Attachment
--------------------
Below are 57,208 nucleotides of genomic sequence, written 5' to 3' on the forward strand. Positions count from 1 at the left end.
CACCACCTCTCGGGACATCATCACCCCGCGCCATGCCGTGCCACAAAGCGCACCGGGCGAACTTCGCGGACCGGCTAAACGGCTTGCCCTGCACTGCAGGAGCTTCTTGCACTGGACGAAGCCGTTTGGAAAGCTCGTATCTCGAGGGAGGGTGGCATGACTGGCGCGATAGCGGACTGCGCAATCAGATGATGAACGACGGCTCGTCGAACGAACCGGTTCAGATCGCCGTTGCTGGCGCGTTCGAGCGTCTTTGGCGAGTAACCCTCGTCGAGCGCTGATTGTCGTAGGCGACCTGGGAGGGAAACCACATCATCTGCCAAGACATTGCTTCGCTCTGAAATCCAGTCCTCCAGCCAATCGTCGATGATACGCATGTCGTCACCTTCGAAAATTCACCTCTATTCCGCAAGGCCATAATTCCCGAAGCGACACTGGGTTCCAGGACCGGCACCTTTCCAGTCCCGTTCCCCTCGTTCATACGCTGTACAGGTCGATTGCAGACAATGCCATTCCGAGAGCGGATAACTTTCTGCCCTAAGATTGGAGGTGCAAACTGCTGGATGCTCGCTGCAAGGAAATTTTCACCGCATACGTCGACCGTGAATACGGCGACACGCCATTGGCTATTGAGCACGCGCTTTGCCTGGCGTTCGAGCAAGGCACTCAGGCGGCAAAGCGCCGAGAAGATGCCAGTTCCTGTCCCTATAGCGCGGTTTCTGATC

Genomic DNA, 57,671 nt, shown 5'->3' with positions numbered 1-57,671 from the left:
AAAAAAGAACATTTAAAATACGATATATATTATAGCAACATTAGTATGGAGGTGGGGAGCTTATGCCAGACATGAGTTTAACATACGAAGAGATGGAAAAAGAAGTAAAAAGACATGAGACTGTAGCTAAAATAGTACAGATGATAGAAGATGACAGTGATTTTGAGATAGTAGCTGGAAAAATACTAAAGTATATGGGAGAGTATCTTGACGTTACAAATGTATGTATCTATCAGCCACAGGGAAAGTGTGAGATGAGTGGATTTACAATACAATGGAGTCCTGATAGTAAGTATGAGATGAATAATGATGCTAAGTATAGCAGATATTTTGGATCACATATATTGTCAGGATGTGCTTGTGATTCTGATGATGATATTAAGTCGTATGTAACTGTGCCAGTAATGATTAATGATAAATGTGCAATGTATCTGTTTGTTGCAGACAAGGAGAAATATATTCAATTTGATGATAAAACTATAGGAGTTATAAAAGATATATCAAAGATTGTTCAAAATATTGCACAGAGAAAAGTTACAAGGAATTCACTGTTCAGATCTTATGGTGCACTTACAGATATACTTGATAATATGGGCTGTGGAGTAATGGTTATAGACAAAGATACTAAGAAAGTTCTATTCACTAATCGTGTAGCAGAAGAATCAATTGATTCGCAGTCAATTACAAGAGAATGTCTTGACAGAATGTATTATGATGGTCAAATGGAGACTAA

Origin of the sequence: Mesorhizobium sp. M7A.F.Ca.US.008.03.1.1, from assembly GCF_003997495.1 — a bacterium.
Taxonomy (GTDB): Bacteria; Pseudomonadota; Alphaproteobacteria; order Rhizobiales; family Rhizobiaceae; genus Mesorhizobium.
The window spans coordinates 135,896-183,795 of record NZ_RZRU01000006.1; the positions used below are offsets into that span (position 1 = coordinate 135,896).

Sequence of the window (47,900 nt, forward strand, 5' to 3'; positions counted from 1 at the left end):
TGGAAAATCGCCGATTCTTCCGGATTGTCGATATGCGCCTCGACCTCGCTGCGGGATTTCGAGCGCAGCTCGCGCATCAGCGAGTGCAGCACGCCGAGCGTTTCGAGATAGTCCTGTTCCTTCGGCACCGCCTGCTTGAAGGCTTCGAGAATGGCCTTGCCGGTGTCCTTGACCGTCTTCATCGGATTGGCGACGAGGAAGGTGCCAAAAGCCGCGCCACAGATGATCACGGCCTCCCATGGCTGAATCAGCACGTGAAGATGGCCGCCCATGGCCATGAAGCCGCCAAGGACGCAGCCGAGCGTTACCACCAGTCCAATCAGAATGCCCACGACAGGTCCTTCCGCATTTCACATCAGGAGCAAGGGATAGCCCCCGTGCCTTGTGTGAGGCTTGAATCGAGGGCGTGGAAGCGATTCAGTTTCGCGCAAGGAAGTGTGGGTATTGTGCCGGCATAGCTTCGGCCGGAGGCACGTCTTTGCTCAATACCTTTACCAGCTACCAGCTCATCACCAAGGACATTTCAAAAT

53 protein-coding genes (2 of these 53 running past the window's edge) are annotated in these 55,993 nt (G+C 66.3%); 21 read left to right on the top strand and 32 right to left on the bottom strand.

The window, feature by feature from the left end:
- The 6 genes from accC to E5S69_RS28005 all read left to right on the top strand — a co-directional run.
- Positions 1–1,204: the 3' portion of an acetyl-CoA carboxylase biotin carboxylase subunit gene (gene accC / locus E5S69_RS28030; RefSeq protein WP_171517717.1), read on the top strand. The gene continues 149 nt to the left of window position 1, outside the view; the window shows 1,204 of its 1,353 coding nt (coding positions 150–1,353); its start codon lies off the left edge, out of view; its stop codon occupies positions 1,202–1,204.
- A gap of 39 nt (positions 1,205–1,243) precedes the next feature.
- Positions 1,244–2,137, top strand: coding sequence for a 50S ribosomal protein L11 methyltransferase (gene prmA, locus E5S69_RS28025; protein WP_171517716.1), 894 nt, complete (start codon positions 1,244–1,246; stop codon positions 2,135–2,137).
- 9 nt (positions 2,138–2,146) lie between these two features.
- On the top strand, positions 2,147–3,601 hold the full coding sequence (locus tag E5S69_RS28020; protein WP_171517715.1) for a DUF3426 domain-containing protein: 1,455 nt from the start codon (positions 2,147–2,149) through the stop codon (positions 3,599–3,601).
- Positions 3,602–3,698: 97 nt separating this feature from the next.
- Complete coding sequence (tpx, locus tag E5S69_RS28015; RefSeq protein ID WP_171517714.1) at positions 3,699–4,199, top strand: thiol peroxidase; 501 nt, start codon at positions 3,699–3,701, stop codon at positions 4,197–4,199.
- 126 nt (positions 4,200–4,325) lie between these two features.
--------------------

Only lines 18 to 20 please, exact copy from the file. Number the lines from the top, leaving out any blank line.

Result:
- Positions 3,602–3,698: 97 nt separating this feature from the next.
- Complete coding sequence (tpx, locus tag E5S69_RS28015; RefSeq protein ID WP_171517714.1) at positions 3,699–4,199, top strand: thiol peroxidase; 501 nt, start codon at positions 3,699–3,701, stop codon at positions 4,197–4,199.
- 126 nt (positions 4,200–4,325) lie between these two features.